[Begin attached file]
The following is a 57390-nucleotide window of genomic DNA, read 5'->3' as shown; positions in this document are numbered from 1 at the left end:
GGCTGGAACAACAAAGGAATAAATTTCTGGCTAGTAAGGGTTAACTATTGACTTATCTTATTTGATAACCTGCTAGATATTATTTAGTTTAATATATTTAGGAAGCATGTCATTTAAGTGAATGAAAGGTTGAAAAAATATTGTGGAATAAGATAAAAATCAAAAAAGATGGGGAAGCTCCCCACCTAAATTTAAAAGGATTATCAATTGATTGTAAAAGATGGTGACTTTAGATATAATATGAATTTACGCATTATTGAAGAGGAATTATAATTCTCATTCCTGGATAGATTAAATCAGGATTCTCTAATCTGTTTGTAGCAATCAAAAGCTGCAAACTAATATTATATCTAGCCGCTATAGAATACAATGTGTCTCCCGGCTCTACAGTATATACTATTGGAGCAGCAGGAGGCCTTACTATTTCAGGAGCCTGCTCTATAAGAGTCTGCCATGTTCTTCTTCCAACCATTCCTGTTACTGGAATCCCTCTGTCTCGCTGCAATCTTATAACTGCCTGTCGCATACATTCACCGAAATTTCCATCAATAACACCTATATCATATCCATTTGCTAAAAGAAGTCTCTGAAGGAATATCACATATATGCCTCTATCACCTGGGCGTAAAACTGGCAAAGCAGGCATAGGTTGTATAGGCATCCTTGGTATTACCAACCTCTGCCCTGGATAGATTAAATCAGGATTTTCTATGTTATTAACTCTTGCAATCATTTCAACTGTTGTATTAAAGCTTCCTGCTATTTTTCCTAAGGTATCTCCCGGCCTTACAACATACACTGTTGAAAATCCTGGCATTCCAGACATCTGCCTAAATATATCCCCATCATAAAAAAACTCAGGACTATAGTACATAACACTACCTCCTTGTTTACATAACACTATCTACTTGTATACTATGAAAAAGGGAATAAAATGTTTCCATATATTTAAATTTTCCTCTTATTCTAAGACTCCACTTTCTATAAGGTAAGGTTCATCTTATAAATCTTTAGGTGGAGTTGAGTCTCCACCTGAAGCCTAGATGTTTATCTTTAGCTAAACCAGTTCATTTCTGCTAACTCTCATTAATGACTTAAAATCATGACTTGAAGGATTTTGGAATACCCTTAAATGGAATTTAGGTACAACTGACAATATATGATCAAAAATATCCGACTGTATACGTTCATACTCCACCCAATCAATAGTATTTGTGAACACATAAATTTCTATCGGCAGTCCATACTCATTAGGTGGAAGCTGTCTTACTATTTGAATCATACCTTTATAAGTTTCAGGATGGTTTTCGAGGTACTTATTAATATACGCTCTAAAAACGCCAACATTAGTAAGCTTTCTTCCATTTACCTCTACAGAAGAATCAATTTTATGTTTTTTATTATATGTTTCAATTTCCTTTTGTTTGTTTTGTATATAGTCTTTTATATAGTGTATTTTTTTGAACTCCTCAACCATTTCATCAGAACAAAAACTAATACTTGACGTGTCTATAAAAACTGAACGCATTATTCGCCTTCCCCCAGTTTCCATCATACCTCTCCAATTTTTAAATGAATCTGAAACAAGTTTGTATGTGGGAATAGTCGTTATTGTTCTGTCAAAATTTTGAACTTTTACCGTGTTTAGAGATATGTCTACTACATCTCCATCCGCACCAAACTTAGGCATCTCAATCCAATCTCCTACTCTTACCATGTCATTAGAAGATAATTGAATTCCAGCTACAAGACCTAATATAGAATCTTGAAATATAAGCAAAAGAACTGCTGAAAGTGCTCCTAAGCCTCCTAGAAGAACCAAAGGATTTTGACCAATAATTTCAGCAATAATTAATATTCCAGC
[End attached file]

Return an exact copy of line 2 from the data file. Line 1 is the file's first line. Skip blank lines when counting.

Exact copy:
GGCTGGAACAACAAAGGAATAAATTTCTGGCTAGTAAGGGTTAACTATTGACTTATCTTATTTGATAACCTGCTAGATATTATTTAGTTTAATATATTTAGGAAGCATGTCATTTAAGTGAATGAAAGGTTGAAAAAATATTGTGGAATAAGATAAAAATCAAAAAAGATGGGGAAGCTCCCCACCTAAATTTAAAAGGATTATCAATTGATTGTAAAAGATGGTGACTTTAGATATAATATGAATTTACGCATTATTGAAGAGGAATTATAATTCTCATTCCTGGATAGATTAAATCAGGATTCTCTAATCTGTTTGTAGCAATCAAAAGCTGCAAACTAATATTATATCTAGCCGCTATAGAATACAATGTGTCTCCCGGCTCTACAGTATATACTATTGGAGCAGCAGGAGGCCTTACTATTTCAGGAGCCTGCTCTATAAGAGTCTGCCATGTTCTTCTTCCAACCATTCCTGTTACTGGAATCCCTCTGTCTCGCTGCAATCTTATAACTGCCTGTCGCATACATTCACCGAAATTTCCATCAATAACACCTATATCATATCCATTTGCTAAAAGAAGTCTCTGAAGGAATATCACATATATGCCTCTATCACCTGGGCGTAAAACTGGCAAAGCAGGCATAGGTTGTATAGGCATCCTTGGTATTACCAACCTCTGCCCTGGATAGATTAAATCAGGATTTTCTATGTTATTAACTCTTGCAATCATTTCAACTGTTGTATTAAAGCTTCCTGCTATTTTTCCTAAGGTATCTCCCGGCCTTACAACATACACTGTTGAAAATCCTGGCATTCCAGACATCTGCCTAAATATATCCCCATCATAAAAAAACTCAGGACTATAGTACATAACACTACCTCCTTGTTTACATAACACTATCTACTTGTATACTATGAAAAAGGGAATAAAATGTTTCCATATATTTAAATTTTCCTCTTATTCTAAGACTCCACTTTCTATAAGGTAAGGTTCATCTTATAAATCTTTAGGTGGAGTTGAGTCTCCACCTGAAGCCTAGATGTTTATCTTTAGCTAAACCAGTTCATTTCTGCTAACTCTCATTAATGACTTAAAATCATGACTTGAAGGATTTTGGAATACCCTTAAATGGAATTTAGGTACAACTGACAATATATGATCAAAAATATCCGACTGTATACGTTCATACTCCACCCAATCAATAGTATTTGTGAACACATAAATTTCTATCGGCAGTCCATACTCATTAGGTGGAAGCTGTCTTACTATTTGAATCATACCTTTATAAGTTTCAGGATGGTTTTCGAGGTACTTATTAATATACGCTCTAAAAACGCCAACATTAGTAAGCTTTCTTCCATTTACCTCTACAGAAGAATCAATTTTATGTTTTTTATTATATGTTTCAATTTCCTTTTGTTTGTTTTGTATATAGTCTTTTATATAGTGTATTTTTTTGAACTCCTCAACCATTTCATCAGAACAAAAACTAATACTTGACGTGTCTATAAAAACTGAACGCATTATTCGCCTTCCCCCAGTTTCCATCATACCTCTCCAATTTTTAAATGAATCTGAAACAAGTTTGTATGTGGGAATAGTCGTTATTGTTCTGTCAAAATTTTGAACTTTTACCGTGTTTAGAGATATGTCTACTACATCTCCATCCGCACCAAACTTAGGCATCTCAATCCAATCTCCTACTCTTACCATGTCATTAGAAGATAATTGAATTCCAGCTACAAGACCTAATATAGAATCTTGAAATATAAGCAAAAGAACTGCTGAAAGTGCTCCTAAGCCTCCTAGAAGAACCAAAGGATTTTGACCAATAATTTCAGCAATAATTAATATTCCAGC